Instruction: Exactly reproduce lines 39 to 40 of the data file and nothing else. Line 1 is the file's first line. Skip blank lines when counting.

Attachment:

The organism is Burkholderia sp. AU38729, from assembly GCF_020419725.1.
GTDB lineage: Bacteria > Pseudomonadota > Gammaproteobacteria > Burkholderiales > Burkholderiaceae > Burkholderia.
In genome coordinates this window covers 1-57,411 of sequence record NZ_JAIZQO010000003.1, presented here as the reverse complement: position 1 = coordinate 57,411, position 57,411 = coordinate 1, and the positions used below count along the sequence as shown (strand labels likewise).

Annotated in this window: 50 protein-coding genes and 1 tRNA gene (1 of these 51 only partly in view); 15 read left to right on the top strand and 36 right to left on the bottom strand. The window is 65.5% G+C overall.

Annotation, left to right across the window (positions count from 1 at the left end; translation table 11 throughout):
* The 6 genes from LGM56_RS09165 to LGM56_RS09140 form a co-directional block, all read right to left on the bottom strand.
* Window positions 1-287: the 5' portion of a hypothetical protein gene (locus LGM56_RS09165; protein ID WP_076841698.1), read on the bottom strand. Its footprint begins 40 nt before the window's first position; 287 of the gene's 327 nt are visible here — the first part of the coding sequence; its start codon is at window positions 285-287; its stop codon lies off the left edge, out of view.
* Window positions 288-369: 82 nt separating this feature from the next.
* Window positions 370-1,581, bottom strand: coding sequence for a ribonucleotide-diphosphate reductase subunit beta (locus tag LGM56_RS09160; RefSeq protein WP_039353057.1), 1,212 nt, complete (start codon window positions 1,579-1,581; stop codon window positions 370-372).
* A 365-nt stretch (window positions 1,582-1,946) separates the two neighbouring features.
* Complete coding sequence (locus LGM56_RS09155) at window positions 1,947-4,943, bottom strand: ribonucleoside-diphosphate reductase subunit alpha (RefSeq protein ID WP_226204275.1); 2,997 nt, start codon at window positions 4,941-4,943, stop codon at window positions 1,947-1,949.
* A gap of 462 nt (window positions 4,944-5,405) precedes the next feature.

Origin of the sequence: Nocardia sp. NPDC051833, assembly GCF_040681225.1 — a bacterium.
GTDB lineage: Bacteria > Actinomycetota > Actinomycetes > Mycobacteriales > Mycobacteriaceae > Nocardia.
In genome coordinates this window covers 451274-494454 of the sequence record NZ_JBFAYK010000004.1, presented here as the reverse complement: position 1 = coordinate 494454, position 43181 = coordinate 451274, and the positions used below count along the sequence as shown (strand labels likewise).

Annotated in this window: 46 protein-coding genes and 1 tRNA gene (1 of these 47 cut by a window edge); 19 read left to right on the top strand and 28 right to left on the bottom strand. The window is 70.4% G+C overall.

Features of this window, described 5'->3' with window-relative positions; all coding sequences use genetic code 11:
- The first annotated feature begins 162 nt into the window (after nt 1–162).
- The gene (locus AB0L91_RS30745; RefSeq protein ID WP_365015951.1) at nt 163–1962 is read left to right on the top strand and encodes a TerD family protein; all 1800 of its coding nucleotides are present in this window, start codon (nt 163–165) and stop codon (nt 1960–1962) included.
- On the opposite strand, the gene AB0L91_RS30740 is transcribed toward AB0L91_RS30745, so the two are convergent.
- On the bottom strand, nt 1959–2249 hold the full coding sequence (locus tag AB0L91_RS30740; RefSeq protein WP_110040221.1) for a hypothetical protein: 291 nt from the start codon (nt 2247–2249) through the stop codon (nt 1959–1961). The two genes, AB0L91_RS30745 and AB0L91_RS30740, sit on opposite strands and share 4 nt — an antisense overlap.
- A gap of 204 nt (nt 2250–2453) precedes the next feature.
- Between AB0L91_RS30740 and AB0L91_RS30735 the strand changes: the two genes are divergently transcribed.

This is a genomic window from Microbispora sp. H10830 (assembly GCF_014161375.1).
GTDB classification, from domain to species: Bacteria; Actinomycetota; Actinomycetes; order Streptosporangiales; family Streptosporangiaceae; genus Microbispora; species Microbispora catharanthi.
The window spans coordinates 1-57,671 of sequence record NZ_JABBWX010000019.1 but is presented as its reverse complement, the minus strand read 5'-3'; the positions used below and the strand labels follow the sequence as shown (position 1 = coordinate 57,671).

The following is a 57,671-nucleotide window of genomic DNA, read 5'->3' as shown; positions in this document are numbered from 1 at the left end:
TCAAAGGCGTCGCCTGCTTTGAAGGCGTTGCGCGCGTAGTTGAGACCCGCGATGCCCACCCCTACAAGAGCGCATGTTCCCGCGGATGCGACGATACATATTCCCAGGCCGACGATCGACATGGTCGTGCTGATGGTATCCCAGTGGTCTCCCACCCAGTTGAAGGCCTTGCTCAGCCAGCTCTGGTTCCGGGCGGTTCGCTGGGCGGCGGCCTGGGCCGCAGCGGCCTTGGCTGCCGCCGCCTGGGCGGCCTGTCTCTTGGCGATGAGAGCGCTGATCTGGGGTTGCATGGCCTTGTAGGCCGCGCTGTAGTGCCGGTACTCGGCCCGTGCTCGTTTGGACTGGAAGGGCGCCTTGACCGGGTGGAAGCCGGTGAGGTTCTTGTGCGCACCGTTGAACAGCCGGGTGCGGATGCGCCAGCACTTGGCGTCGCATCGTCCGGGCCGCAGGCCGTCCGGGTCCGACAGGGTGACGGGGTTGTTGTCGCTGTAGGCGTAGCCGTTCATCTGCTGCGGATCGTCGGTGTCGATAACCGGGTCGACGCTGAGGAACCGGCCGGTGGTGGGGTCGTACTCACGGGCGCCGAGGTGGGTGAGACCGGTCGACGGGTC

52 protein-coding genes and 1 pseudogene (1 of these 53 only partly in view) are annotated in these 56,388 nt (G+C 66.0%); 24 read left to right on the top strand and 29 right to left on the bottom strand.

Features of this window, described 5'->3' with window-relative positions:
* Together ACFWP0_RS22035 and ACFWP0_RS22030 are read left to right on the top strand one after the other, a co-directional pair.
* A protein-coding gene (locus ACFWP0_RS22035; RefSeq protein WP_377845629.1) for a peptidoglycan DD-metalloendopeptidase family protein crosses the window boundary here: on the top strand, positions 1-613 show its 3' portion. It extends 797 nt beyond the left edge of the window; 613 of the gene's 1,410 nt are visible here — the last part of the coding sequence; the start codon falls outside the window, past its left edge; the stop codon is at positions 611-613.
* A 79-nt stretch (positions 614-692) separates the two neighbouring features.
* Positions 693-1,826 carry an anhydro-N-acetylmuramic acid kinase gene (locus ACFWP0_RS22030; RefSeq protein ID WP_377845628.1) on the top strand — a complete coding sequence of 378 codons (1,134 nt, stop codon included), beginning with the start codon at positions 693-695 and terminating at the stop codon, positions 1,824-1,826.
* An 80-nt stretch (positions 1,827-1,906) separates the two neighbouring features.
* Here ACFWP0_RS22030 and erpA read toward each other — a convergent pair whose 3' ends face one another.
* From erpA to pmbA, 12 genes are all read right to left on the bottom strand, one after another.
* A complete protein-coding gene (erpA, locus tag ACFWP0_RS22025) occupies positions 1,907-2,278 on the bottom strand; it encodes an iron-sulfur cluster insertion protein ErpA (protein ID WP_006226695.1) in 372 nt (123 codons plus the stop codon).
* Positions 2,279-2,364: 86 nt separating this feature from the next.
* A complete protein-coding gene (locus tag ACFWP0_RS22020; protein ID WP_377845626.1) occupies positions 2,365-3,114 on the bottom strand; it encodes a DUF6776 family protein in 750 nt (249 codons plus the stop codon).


* Positions 2,279-2,364: 86 nt separating this feature from the next.
* A complete protein-coding gene (locus tag ACFWP0_RS22020; protein ID WP_377845626.1) occupies positions 2,365-3,114 on the bottom strand; it encodes a DUF6776 family protein in 750 nt (249 codons plus the stop codon).